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Breast prostheses are breast forms intended to look like breasts. They are often used temporarily or permanently by women after mastectomy or lumpectomy procedures, but may also be used by for aesthetic purposes. There are a number of materials and designs; although, the most common construction is gel (silicone or water-based) in a plastic film meant to feel similar to a person's skin. Prostheses may be purchased at a surgical supply store, pharmacy, custom lingerie shop, or even through private services that come to a person's home. There are many types of ready made breast prostheses including full or standard prostheses, partial prostheses such a shell prostheses, and stick on prostheses. Customized options are also available from specialty shops, which are moulded to fit an individual's chest by taking an impression of the breast(s). The areola and nipple may be replicated as part of the breast form or as separate nipple prosthesis. Both custom made and off-the shelf breast prostheses come in varieties that are designed to either be held in a pocket in a specially designed mastectomy bra or attached to the skin via adhesive or other methods and worn with a standard bra. There are many factors to consider when selecting breast prostheses such as different types and the care they require, insurance coverage, and psychosocial effects.
External breast prostheses are commonly used in women who have undergone surgical treatment for breast cancer such as a mastectomy or lumpectomy. They have a variety of physical benefits including improved symmetry and balance, as well as psychological benefits such as improved self-confidence. Outside of post-surgical uses, prosthetics are also used by individuals to create the illusion of breasts.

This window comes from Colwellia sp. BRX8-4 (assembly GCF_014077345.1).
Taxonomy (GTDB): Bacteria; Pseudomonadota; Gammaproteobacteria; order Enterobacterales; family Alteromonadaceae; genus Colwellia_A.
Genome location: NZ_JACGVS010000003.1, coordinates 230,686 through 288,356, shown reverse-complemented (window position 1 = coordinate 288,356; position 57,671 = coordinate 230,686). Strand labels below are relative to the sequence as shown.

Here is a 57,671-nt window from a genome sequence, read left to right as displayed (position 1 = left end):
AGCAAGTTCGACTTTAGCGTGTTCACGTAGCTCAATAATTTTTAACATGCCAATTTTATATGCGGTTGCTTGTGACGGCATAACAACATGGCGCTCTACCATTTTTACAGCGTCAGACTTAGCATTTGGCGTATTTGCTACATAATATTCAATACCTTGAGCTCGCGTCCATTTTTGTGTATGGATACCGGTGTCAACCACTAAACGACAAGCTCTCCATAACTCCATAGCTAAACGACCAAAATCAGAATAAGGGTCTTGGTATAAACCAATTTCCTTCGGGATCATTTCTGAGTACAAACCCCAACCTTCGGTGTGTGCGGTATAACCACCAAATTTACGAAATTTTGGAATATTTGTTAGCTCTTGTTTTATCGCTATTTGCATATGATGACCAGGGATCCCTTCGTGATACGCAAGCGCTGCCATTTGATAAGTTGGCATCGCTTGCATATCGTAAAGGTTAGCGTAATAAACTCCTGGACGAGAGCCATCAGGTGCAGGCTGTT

Breast prostheses are most commonly used after a mastectomy, usually a consequence of cancer. They are often molded to mimic the natural shape of a woman's breast and can either be used temporarily or for long-term use as an alternative to, or prior to surgical breast reconstruction. Depending on the type of mastectomy performed, progress of post-operative healing, and other various factors, surgeons will determine the time when a woman can start to use a prosthesis. A prescription may be required for breast prostheses and mastectomy bras for insurance purposes.
Up to 90% of women use a prosthetic after surgery, temporarily or permanently. Over half of these women choose full weight options, while others will opt for more lightweight prosthetic devices. Some choose to make homemade prostheses, using materials such as rice and cotton.
Post-mastectomy bras are similar to regular bras with the exception of containing spandex stretch pockets on the inside that help keep the breast prosthesis in place. Post-mastectomy bras can be found at specialty shops or mastectomy boutiques and some shops are also willing to stitch pockets into regular bras and swimsuits.to hold prostheses.
Post-surgical camisoles are convenient for women to be used immediately after their breast surgery, especially if their breasts feel sore or sensitive. They are often made with soft cotton fabric and are designed to avoid rubbing or causing irritation to the skin. The camisoles have pockets for draining and similar to post-mastectomy bras, they have stitching to help hold fiber breast prosthesis in place. Right after breast surgery, women are advised to avoid or limit their arm and shoulder movement; camisoles are ideal for this reasons because they are pulled over the hip.
Attachable breast prostheses
Attachable breast prostheses can be used as an alternative to post-mastectomy bras. Attachable breast prostheses can be attached directly to the skin via adhesives and can also be worn with a regular bra.
Homemade breast prostheses